Inferior vena cava syndrome (IVCS) is caused by physical invasion or compression by a pathological process or by thrombosis within the vein itself. This activity reviews the evaluation and management of inferior vena cava syndrome and highlights the role of the interprofessional team in evaluating and improving care for patients with this condition.
Review the risk factors for developing inferior vena cava syndrome.
Describe the pathophysiology of inferior vena cava syndrome.
Explain the common physical findings associated with inferior vena cava syndrome.
Outline the importance of improving care coordination among the interprofessional team to enhance the delivery of care for patients with inferior vena cava syndrome.
Inferior vena cava syndrome (IVCS) is a sequence of signs and symptoms that refers to obstruction or compression of the inferior vena cava (IVC). The pathophysiology of IVCS is similar to superior vena cava syndrome (SVCS) because of the presence of an underlying process that inhibits venous return to the right atrium. IVCS is not a primary diagnosis because it is often caused by other underlying pathologies.
Symptoms and signs of IVCS result from a reduced venous return to the heart, as well as a pooling of blood in the IVC, which causes hypotension, tachycardia, lower extremity edema, elevated liver enzymes, end-organ failures and, hypoxia, altered mental status, and death. IVCS is less frequently found in comparison with the superior vena cava syndrome.
The etiology of inferior vena cava syndrome (IVCS) depends on the interrupted blood flow location. The pathogenesis of IVCS is divided into two events, including the vena cava obstruction and compression by adjacent structures. The obstruction of the IVC is mostly caused by a primary thrombotic event, either congenital or acquired. Congenital thrombosis of the IVC is often asymptomatic which is caused by well-developed collaterals. In contrast, acquired etiologies include spontaneous thrombosis of the vessel either due to external compression or pathological changes of the IVC wall. Thrombosis of the IVC can be due to the propagation of a clot from deep venous thrombosis or from the extension of a thrombus. In addition, conditions that increase the obstruction risk of IVCS are malignancy, pregnancy, infection, obesity, or other intrinsic vein disease.
Malignancies of organs near the IVC, such as renal cell carcinoma, gastric adenocarcinoma, pancreatic adenocarcinoma, primary or metastatic hepatic malignancies or tumor of any organ surrounding the IVC can compress the IVC which leads to obstruction of venous return to the heart. Thus, it causes venous pooling and decreases heart preload. Tumor compression results in thrombosis can sometimes lead to the development of superior vena syndrome in conjunction with IVCS.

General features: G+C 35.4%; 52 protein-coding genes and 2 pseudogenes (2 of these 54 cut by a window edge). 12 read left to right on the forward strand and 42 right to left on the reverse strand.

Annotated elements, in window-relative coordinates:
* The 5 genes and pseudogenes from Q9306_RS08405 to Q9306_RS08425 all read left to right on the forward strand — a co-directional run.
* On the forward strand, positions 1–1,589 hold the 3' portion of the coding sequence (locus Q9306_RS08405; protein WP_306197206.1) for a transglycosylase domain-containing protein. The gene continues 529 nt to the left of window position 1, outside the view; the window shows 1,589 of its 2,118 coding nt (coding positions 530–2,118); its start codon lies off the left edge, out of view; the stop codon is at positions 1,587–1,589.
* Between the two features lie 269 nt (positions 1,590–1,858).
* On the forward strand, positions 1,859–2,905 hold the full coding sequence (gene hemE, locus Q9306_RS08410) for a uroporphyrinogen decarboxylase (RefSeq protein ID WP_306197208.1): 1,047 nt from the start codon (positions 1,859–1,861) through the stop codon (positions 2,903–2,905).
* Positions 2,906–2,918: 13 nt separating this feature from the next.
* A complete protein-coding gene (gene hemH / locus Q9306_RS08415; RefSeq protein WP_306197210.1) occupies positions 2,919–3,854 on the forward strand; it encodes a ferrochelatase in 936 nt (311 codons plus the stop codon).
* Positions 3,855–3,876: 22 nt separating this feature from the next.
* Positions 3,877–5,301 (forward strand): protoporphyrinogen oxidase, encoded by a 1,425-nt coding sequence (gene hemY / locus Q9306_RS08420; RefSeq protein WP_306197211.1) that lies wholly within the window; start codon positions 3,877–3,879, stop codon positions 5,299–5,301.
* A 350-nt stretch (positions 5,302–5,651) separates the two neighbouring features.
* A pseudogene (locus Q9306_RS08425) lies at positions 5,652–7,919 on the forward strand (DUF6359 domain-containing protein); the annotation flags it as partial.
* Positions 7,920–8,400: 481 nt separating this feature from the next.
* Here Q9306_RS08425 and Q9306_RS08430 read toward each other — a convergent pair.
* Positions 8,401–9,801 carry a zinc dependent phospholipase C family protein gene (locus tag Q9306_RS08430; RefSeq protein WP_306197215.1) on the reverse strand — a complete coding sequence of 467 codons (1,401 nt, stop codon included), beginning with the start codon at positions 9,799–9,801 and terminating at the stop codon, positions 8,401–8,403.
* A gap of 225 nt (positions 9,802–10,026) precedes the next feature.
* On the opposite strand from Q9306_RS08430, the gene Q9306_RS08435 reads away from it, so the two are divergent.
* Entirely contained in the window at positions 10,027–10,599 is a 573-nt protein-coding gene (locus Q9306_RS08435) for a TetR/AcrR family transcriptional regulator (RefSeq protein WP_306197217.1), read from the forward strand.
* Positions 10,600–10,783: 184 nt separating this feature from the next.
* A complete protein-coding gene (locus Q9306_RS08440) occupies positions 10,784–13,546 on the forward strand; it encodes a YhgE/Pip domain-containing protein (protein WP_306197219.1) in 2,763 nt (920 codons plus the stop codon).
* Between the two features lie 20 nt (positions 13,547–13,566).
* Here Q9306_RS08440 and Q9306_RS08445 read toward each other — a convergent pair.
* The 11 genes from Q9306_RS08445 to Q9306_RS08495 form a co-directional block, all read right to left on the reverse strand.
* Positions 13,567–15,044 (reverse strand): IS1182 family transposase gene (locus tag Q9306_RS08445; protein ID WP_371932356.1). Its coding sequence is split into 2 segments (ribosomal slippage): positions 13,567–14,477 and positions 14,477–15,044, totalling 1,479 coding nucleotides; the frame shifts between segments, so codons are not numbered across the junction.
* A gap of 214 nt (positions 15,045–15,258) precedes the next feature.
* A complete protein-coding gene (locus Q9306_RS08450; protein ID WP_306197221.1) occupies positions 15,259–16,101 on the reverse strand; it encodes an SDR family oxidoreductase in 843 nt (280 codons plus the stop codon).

In pregnancy, the distended uterus can compress the IVC which leads to obstructing the blood flow to the heart and causes increased venous congestion or pooling. Obesity may also be implicated as an etiology of IVCS. A study showed an association between increased body mass index (BMI), greater than 30 kg/meter square, with increased pressure gradients between the thoracic and abdominal vena cava in patients with signs and symptoms of IVCS.
IVCS can also be due to congenital malformations such as May-Thurner syndrome or Budd-Chiari syndrome. May-Thurner syndrome is a chronic condition in which anatomical variations of vessels in the iliocaval region cause blood flow obstruction. Budd-Chiari syndrome can be classified as primary or secondary. The primary classification refers to any obstruction of the hepatic vein due to a primarily venous process such as thrombosis or phlebitis. In comparison, secondary relates to compression of the hepatic veins due to external lesions such as cancer.
IVCS can also be caused by iatrogenic processes such as IVC filter placement and venous catheters, which promotes thrombosis. In addition, solid organ transplant or surgery, such as hepatic lobe resection can also increase the risk of thrombosis. Evidence from the literature supports that other disease processes, such as cholelithiasis and retroperitoneal hemorrhage., can cause obstruction or compression of the IVC. Hepatic vena cava syndrome, which is associated with poor-hygiene causing bacterial infection leading to thrombophlebitis of the hepatic veins near the IVC outflow tract, is also recognized as an etiology of IVC syndrome.
It has been observed that using Broviac central venous hyperalimentation catheters in pediatric children and teens who need IV therapy usually for an extended period can develop IVC syndrome.
Because inferior vena cava syndrome (IVCS) is not a primary diagnosis, it is difficult to truly quantify the incidence because of different underlying pathologies. Reported IVCS shows frequencies of 4 to 15% to an association with deep vein thrombosis. Case reports that have been published stated that gastric cancer, renal cell carcinoma, pancreatic cancer, and liver pathology caused IVCS. However, the exact incidence has never been reported.
The inferior vena cava (IVC) returns blood to the heart, along with superior vena cava (SVC). Obstruction or compression to the IVC reduces the venous return to the heart, causing an imbalance in the hemodynamic equilibrium. Decreased venous return causes hemodynamic instability in several ways. When there is a decrease in venous return, it will decrease the oxygenation of the blood, which results in hypoxia and subsequent tachycardia. Besides, decreased venous return causes a decrease in heart preload, which leads to decreased cardiac output, and the heart compensates by beating rapidly to maintain adequate perfusion to end organs.